The city has reflected a study done by Zillow economists in 2018, which found that as residents spend more than a third of their income on housing, the population of unhoused people spikes.

In 2018, the Department of Housing and Urban Development found that a family making $117,400 in the San Francisco area is “low income,” because the median rent for a one bedroom apartment in the city is $3,700/month according to Fleming.

Unsurprisingly, as the cost of living skyrockets, so does the number of displaced and unhoused residents.

The current unhoused population is now over 8,000 in San Francisco, and an astounding 151,000 in the state of California in 2020.

The problem has reached an unprecedented scale.

At one point in 2018, a UN official, Leilani Farha, even commented on the state of the Bay Area in a report titled, “On Adequate Housing As a Component of the Right to an Adequate Standard of Living.”

“[The situation] constitutes cruel and inhumane treatment and is a violation of multiple human rights, including the rights to life, housing, health and water sanitation… The right to a secure home is a universal right under international human rights law. Lack of security of tenure can never justify forced evictions of those residing in informal settlements,” she wrote in her critique of Bay-Area policies.

“Most people on the streets are living with some sort of structural trauma,” she continued, meaning they have lost their job, can’t afford housing, been evicted by a landlord. The structural trauma causes deeply personal effects that can lead to living on the street that triggers drug use.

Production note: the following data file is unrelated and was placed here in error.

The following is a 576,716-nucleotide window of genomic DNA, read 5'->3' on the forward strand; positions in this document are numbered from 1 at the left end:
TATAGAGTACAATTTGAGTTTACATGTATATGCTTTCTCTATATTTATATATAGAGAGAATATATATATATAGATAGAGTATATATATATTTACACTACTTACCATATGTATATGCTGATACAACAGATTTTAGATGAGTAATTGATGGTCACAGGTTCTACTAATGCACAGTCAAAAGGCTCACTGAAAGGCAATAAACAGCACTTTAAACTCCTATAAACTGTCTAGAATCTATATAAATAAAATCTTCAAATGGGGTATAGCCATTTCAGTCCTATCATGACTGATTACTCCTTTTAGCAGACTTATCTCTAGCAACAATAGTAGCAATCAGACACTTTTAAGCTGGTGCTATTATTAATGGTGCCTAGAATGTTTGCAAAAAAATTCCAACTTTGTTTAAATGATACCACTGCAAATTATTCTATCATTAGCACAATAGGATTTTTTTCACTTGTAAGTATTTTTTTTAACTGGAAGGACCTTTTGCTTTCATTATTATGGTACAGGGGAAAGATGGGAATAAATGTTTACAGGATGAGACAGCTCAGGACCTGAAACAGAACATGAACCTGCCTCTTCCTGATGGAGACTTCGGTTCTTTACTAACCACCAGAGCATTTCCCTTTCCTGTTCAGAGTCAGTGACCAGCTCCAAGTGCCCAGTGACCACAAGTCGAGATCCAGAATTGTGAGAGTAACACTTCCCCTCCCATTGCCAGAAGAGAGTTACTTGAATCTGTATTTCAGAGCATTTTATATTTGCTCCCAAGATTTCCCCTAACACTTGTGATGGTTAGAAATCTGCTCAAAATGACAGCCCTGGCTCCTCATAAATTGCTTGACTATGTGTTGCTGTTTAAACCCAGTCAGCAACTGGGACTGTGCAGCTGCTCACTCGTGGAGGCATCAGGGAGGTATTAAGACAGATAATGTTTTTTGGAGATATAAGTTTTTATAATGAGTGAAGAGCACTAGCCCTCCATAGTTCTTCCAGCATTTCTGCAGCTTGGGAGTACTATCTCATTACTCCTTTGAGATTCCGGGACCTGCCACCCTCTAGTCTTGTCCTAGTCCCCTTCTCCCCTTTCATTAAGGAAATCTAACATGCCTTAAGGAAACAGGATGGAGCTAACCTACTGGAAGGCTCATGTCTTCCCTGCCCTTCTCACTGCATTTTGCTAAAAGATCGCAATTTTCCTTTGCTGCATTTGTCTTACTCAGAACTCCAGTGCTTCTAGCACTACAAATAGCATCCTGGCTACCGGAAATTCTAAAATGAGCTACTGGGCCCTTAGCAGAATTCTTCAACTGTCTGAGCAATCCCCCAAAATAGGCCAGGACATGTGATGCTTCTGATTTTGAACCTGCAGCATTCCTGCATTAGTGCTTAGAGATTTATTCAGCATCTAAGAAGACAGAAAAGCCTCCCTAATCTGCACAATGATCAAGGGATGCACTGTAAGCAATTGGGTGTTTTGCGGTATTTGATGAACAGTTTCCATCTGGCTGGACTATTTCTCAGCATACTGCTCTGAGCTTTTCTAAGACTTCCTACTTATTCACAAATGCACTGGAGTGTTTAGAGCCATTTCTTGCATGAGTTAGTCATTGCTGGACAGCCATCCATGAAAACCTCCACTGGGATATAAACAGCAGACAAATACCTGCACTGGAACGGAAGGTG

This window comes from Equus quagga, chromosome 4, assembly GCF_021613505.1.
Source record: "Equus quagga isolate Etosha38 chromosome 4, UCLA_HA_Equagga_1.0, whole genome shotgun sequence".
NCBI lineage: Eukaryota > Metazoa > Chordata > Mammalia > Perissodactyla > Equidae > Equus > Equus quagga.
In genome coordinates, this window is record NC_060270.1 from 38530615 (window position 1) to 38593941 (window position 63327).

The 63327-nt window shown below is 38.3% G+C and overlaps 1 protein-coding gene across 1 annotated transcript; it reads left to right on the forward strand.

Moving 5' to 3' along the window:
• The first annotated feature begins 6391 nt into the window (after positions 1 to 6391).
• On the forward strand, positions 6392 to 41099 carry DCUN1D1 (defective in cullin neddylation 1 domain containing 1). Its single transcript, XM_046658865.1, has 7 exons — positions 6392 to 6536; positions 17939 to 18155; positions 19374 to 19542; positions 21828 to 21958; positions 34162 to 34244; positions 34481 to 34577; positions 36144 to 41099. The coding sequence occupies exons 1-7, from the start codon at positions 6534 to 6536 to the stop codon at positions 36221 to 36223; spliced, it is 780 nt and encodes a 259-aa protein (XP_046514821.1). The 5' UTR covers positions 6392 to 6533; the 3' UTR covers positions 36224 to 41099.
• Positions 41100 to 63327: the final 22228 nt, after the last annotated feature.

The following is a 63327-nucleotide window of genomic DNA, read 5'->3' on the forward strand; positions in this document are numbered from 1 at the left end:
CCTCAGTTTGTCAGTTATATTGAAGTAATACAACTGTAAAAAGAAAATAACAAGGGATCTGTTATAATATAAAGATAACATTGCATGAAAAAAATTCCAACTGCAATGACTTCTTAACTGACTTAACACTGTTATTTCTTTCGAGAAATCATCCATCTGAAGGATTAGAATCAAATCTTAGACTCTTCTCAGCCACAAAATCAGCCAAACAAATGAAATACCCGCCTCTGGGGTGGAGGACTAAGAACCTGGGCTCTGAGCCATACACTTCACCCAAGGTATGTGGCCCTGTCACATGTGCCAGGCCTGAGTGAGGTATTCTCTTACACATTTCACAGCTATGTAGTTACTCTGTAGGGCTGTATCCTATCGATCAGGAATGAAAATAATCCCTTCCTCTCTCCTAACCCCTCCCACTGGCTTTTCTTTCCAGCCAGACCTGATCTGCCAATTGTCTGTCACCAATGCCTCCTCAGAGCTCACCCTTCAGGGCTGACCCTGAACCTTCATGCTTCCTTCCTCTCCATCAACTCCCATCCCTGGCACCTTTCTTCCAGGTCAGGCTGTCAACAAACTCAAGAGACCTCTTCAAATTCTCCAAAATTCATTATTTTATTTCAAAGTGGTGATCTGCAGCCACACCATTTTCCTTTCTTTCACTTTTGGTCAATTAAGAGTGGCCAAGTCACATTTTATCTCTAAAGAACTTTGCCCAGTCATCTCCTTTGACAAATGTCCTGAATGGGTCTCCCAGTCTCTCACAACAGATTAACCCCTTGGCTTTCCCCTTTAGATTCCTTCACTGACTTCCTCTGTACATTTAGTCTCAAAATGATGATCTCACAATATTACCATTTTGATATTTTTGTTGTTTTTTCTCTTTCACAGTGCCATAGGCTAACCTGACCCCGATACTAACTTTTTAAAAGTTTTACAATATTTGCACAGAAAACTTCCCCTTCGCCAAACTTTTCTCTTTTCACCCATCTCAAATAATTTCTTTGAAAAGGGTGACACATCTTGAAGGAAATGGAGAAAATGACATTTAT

Despite this history and context, much of the hardship is met with misunderstanding by many Bay Area residents.

“Unfortunately, its liberal reputation aside, San Francisco has a strong conservative streak that has aligned against the working class, our unhoused neighbors, and the reforming of our criminal justice system,” local defense attorney John Hamasaki told Fleming.

In this fashion, many San Franciscans have taken to blaming the unhoused populations themselves, and calling for more robust tough-on-crime policies.

Thus, when District Attorney Chesa Boudin began speaking publicly about decriminalization, he was faced with substantial pushback.

According to the Prison Policy Initiative, formerly incarcerated people are 10 times more likely to be unhoused than the general public, and these demographics are disproportionately women, people of color, and those older than the age of 45.